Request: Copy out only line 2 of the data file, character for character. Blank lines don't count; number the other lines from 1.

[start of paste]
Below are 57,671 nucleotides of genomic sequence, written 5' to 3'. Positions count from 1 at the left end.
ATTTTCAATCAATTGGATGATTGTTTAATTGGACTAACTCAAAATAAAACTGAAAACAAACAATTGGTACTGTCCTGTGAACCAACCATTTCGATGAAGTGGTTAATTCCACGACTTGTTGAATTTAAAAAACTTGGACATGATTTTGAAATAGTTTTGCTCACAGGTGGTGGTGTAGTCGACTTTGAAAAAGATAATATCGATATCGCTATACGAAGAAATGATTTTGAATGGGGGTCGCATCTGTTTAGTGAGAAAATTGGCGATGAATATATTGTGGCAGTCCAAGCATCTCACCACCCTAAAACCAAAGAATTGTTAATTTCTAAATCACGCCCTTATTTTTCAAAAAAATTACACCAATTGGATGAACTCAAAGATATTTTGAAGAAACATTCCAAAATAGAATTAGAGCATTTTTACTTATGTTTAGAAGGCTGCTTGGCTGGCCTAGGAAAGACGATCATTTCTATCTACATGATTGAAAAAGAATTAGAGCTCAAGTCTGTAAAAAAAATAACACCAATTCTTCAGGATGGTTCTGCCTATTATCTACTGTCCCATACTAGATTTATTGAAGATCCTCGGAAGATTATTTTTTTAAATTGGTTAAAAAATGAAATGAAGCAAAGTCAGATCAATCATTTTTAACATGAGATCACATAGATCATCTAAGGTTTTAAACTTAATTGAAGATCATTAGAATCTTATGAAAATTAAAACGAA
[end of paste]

ATTTTCAATCAATTGGATGATTGTTTAATTGGACTAACTCAAAATAAAACTGAAAACAAACAATTGGTACTGTCCTGTGAACCAACCATTTCGATGAAGTGGTTAATTCCACGACTTGTTGAATTTAAAAAACTTGGACATGATTTTGAAATAGTTTTGCTCACAGGTGGTGGTGTAGTCGACTTTGAAAAAGATAATATCGATATCGCTATACGAAGAAATGATTTTGAATGGGGGTCGCATCTGTTTAGTGAGAAAATTGGCGATGAATATATTGTGGCAGTCCAAGCATCTCACCACCCTAAAACCAAAGAATTGTTAATTTCTAAATCACGCCCTTATTTTTCAAAAAAATTACACCAATTGGATGAACTCAAAGATATTTTGAAGAAACATTCCAAAATAGAATTAGAGCATTTTTACTTATGTTTAGAAGGCTGCTTGGCTGGCCTAGGAAAGACGATCATTTCTATCTACATGATTGAAAAAGAATTAGAGCTCAAGTCTGTAAAAAAAATAACACCAATTCTTCAGGATGGTTCTGCCTATTATCTACTGTCCCATACTAGATTTATTGAAGATCCTCGGAAGATTATTTTTTTAAATTGGTTAAAAAATGAAATGAAGCAAAGTCAGATCAATCATTTTTAACATGAGATCACATAGATCATCTAAGGTTTTAAACTTAATTGAAGATCATTAGAATCTTATGAAAATTAAAACGAA